Ag Experience Insider: Not Always Glamorous

When agriculture is highlighted on social media, many people make the industry appear happy and worriless with pictures of newborn calves and kids helping mom and dad on the farm. Although this is true for some days, other days can be long and full of struggle. Continue reading, to learn about a challenging experience the Rollinger Ranch has recently experienced and how they worked through it as a family.

Agriculture & Social Media

I had someone tell me one time, “I had to unfollow your Instagram account because your pictures and life just made me feel extremely jealous.” I honestly didn’t know how to respond. That’s clearly not the reason I post about life on the Rollinger Ranch. I post to inform people about what we do and how we do it. I use “we” very loosely – because when I say we, I mostly mean Ross. However, the “we” comes in when he really needs my help.
For instance, if he buys a bulk bin and he needs me to help place it. He knows full well I’ll help when needed, but I’m not likely his best option when push comes to shove. In this case, he needed my opinion on where the bulk bin should go and he needed my help to physically move it.

What the Ranch Needs

But let’s back up. We don’t run a big operation where Ross makes huge financial decisions without talking to me about his desires first. And I’m not quick to say no because he has proven time and again that if he’s bringing up something he needs to purchase, he likely really needs it.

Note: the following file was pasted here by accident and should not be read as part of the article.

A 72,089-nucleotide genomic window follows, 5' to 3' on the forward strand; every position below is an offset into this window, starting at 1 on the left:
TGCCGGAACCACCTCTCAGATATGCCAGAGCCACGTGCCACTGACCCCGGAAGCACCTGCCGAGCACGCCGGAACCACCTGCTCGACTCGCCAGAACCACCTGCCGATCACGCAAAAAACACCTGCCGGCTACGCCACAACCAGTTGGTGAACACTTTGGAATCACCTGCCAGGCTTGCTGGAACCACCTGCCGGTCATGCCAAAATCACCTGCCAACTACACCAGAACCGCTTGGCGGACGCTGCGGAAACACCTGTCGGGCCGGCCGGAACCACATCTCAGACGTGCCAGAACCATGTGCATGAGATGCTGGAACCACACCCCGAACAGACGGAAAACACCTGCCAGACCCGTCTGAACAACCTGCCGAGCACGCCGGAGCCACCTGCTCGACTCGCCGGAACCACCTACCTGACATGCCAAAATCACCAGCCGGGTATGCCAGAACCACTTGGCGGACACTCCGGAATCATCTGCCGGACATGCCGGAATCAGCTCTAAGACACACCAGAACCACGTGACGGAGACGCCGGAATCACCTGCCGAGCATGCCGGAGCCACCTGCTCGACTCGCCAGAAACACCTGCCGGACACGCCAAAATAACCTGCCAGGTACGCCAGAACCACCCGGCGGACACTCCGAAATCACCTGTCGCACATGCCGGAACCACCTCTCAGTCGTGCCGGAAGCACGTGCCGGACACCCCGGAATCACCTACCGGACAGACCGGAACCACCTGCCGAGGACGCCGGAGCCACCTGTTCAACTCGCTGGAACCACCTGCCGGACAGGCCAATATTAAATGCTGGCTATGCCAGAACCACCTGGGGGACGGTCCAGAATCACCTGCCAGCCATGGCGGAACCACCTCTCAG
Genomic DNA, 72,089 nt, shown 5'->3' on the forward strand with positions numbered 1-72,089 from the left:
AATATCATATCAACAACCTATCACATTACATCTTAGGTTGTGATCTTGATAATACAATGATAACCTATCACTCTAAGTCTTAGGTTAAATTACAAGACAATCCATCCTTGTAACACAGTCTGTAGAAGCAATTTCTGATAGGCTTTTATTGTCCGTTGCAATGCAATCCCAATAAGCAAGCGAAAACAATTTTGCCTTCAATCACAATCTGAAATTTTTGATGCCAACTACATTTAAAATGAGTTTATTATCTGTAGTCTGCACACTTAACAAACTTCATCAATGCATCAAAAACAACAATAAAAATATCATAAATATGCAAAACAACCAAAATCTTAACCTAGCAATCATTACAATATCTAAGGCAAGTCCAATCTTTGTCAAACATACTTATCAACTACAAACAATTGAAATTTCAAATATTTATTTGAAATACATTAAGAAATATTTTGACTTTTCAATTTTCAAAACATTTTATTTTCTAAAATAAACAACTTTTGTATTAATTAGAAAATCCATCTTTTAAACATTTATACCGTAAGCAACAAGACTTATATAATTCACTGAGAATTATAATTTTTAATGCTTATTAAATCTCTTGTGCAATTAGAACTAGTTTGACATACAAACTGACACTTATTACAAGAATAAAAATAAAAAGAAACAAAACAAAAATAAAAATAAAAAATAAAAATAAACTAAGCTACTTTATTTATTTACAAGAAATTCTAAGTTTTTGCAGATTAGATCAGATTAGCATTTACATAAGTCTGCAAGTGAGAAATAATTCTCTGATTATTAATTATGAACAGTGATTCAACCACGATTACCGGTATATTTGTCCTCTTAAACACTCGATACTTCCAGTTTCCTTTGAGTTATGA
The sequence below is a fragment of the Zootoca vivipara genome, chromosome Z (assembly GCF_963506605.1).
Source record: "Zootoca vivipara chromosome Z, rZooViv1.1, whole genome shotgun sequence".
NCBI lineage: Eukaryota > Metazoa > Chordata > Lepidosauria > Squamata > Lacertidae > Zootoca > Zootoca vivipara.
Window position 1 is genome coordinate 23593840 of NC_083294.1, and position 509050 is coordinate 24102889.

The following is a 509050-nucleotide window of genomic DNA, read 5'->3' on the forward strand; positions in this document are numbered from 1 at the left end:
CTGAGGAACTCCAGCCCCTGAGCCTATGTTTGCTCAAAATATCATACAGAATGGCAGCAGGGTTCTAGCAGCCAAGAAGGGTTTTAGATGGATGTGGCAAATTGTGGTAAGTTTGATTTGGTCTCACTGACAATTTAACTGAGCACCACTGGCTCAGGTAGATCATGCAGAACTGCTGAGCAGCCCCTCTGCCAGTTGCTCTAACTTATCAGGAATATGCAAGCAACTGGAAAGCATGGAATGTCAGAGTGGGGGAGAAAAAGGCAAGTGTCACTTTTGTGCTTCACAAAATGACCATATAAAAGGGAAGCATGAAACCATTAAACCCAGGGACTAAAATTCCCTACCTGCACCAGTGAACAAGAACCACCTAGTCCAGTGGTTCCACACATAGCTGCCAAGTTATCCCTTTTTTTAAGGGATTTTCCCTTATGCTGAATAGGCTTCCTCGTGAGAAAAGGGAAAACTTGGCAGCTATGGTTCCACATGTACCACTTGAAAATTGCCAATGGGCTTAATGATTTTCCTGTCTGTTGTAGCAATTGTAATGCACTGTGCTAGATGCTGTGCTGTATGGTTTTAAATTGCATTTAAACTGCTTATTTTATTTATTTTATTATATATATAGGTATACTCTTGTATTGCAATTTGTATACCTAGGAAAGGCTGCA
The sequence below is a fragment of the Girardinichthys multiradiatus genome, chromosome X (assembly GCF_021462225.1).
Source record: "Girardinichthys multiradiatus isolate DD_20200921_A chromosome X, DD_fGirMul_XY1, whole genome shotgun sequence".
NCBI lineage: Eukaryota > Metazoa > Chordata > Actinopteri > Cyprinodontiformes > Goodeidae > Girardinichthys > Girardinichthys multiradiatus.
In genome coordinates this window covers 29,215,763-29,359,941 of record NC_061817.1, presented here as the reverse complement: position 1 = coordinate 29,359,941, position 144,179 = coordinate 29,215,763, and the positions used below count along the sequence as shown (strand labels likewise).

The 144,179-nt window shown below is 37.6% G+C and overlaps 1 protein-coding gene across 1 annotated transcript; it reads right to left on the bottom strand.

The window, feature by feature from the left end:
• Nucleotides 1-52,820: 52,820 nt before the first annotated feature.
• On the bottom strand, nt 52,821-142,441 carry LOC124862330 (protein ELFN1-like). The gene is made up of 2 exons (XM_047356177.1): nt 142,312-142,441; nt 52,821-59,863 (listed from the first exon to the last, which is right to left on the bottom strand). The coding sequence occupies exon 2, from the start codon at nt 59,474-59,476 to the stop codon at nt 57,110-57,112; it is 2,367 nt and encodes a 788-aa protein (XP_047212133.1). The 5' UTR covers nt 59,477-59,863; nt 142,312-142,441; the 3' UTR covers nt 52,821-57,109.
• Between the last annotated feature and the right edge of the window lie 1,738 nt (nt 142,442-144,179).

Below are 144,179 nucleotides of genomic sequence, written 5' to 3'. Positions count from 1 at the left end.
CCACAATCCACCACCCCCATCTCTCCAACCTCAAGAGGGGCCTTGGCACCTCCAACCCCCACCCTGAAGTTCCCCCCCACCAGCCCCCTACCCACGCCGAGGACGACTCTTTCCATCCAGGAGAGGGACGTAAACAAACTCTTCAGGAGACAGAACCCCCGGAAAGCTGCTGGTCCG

So, the bulk bin was purchased and then fixed/reinforced by Sunderman Manufacturing. Ross brought it home on a trailer and it was lifted off by a neighbor’s tractor and set in our yard.  We then had to change out the old lumber at the bottom, decide where it was to go, and then get in there. Seems easy, right?

Coming to an Agreement

The “new to us” bulk bin needed to be set in a place with easy access. The entire point of it is to hold corn for the animals. Ross mentioned that it would be nice to have it in the front of the barn. I was hesitant because that’s a very visible location. But the longer it sat in our yard and I was able to admire the look of it, I got on board with having it there.
Once we agreed, the area needed to be leveled and landscaped. These small tasks are never actually small tasks. What should take an hour, takes two. What should cost $500, costs $1,000. I always double the time and price on every “project” we do. I’m no dummy.

Family Effort Farm Projects

Getting the lumber changed out was a family affair. Ross lifted the bulk bin with the skid loader, while we switched out lumber. We leveled ground, moved rock, and eventually got to the point where we were ready to move it to its new location.
But how? We only have a skid loader. As a family, we put our heads together. We troubleshooted multiple ideas and failed. We were crabby and frankly, the kids had totally given up. Ross had one last ditch effort to use chains. I promptly told him that his idea wouldn’t work (he didn’t appreciate that feedback) and walked away to water my flowers. I figured we’d come back to it another day. But Ross was persistent.
At this point, we were giving each other the silent treatment and went our own ways for a while. No joke, a half hour later, I hear him fire up the skid loader. I turn around, and to my amazement, he’s slowly moving the bulk bin to its new home. I couldn’t believe it. I ran over to take a video and pictures and was reminded that, if and when I post this endeavor on social media, I need to be honest. Although it looks like a lovely little family project, it wasn’t easy, it wasn’t very cute, and it wasn’t even very fun. But, it’s done. We worked as a team, and learned to trust Ross’ ideas.